Our first event of 2016 took us and our guests on a trip to Eastern Europe. This is a cuisine we’ve not really featured at the Manor before, but there are obvious influences from the rest of Europe with the use of ingredients such as dill and beetroot and lots of meat! We used Olia Hercules’ hit book ‘Mamushka’ for our inspiration. This book won countless awards last year and was heralded for bringing Eastern European peasant food into the public realm. Mamushka is all about celebrating the strong female characters that formed part of Olia’s upbringing and inspired her to cook herself.
The book is indeed beautiful, with lots of lovely pictures to demonstrate what the food should look like. We found some of the recipes a little too simple as we’re used to stronger flavours, so we do admit to having a little play about with the recipes to adapt them to our palate a little more.
Our welcome cocktail this month was a pretty little hedgerow fizz. This paired our homemade sloe gin with sparkling wine, blackberry juice and topped off with a fresh blackberry. The canapés to accompany this aperitif were prepared by Susie and included griddled aubergine rolls, a very simple canapé of red pepper, dill, garlic and sour cream all wrapped up in smoky griddled aubergine. The next canapé was a mini potato cake, similar to a rosti, topped with slices of pan fried duck breast and a blackberry sauce. A delicious mixture of crispy textures and rich meaty flavours cut through with the sharp sauce. Finally were steamed manty dumplings – little morsels filled with pork belly, onion and dill and served with brown butter.
We couldn’t have an Eastern European event without some form of gherkin or pickle and we managed to squeeze this into our starter which was a ‘Russian piquant broth’. This was a sweet, salty and sour soup made with our own light beef stock, tomatoes and the brine from a jar of gherkins. This came spiked with little chunks of gherkin, capers, olives and lemon to add to the piquancy. Slices of spicy sausage added texture and flavour and some veggie goodness came from onion, carrot and mushroom to add some freshness. We poured the broth from vintage teapots in the dining room, which added a touch of theatre. Yummy little stuffed breads accompanied the broth. The milk based dough at the core of these was very pleasant and fun to work with! I stuffed these with potato and shallot and also with egg, spring onion and dill. Served warm, these were soft and comforting – overall a good warming dish for a wintry evening!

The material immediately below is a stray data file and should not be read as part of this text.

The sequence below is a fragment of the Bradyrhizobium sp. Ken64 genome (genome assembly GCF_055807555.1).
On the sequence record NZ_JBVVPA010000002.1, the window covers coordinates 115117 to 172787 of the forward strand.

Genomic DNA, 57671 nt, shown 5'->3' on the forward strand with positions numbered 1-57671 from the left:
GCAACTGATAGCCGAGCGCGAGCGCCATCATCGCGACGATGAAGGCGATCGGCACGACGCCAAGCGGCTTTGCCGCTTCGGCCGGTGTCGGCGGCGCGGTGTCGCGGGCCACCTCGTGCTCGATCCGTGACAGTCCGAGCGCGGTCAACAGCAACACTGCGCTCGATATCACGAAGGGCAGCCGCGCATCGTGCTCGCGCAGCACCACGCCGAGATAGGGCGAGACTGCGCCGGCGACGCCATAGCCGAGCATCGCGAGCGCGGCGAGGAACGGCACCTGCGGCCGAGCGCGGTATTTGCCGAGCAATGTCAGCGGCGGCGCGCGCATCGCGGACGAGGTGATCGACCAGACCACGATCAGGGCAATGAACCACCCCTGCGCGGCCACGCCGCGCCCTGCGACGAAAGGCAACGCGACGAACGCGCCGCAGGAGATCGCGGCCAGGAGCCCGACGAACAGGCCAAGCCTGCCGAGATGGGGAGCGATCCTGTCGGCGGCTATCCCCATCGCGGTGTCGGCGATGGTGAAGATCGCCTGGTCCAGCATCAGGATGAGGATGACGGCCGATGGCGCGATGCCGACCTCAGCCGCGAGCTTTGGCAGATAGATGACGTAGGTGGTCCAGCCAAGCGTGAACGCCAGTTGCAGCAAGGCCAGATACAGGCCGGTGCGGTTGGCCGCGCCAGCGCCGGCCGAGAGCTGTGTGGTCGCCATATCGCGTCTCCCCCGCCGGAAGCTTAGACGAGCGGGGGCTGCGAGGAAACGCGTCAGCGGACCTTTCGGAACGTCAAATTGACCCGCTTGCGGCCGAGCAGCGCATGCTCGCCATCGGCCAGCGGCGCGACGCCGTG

Susie’s main course was an interesting dish of mutton in coriander. The dish originates from Ossetia, a region that is situated across the border of Georgia and Russia. Mutton is marinated overnight in a paste of coriander, dill and parsley and then slow cooked for hours until tender. Green peppers, garlic and more herbs are added at the very end of cooking to bring some fresh flavours to this hearty dish. this was accompanied with a mixed bean salad and “Korean” carrots – a soviet take on kimchi. Both did well to cut through the meaty richness of the mutton.
Our sorbet was a classic mixed berry, a salute to the range of berries Olia uses in her book. This was swiftly followed by my dessert of baked cheesecake. Ukrainian cheesecake is a lot firmer and less sweet than we are used to in the West. At its base is a sour fresh cheese called Twarog which can be obtained from Polish delicatessens. I served this with a sweet and sour compote of local forced rhubarb, rhubarb syrup and an ice cream of sour cream and poppyseed. To further brighten the plates up I decorated them with edible flowers – each one had its own unique flavour, some sweet, some sour and some a bit bitter and spicy.
Finally, to join coffees and teas we went out with a choice of two petit four. These included little Ukrainian style biscotti flavoured with walnut and apricot and little fried pastries that were sprinkled with rose sugar and came with a luscious passionfruit curd to dip them in.
All in all it was a successful night with some lovely guests to feed across the two nights that we hosted. We’ll be back in February for our Latin American lunch, so it will be good to get some spice back into the kitchen! We’re currently booked up until April but in May we’ll be running some events as part of the Leeds Independent Food Festival so keep an eye out on this site and on their’s to find out how to book – our plan will be to hook up with our favourite brewery to provide some beer pairings to the food!